India needs such innovations to tackle its mounting environmental and infrastructure problems. It is surprising that no mainstream media channel has tried to highlight this novel innovation yet.
Courtesy : Tusna Park
Two Zoroastrian (Parsi) Entrepreneurs have started up an Internet Technology platform for young Fashion Designers that helps them showcase their creative talent and get orders directly from their customers worldwide without any middle man involved. Check out their startup at www.getNatty.com and give support to such budding entrepreneurs who can continue making our community proud.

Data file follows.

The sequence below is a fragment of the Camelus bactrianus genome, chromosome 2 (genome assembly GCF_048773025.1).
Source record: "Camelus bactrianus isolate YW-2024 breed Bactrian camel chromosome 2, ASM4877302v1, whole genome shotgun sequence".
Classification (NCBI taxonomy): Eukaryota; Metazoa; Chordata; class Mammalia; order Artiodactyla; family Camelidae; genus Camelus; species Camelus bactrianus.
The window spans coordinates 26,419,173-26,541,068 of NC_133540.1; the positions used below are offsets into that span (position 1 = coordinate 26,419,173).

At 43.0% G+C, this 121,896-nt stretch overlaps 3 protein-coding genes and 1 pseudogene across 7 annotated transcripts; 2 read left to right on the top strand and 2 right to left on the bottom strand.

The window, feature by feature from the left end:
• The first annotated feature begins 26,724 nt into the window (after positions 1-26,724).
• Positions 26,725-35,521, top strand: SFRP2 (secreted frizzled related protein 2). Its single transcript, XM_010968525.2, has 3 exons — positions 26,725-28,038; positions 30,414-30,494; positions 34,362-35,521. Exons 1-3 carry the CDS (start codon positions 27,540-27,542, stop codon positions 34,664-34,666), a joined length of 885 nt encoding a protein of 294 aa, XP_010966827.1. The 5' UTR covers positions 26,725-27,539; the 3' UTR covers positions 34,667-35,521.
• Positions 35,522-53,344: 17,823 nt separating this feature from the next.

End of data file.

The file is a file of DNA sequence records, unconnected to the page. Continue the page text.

This Experiment Using a Glass Cover and the Sun Can Generate Water Even in Drought Affected Areas!
April 7, 2016
In a semi-arid region of Satara district in Maharashtra, there is a plot of lush green land with about 20 fully-grown, beautiful trees – all of which were the part of a very efficient experiment. The seedlings for these trees were fed with water obtained from dry soil, with the help of solar energy.
“I did my PhD in America way back in the late 1970s. And most of my work was around solar distillation of water. I looked at everything that could possibly be done with solar energy at that time and found that if you dig a small hole in the desert, and cover it with plastic, solar energy heats the soil and you can collect a cup of water every day. This was something that remained at the back of my mind for years,” says Dr. Anil Rajvanshi, Director of Nimbkar Agricultural Research Institute (NARI) – a non-profit research and development institute based in Phaltan, Maharashtra.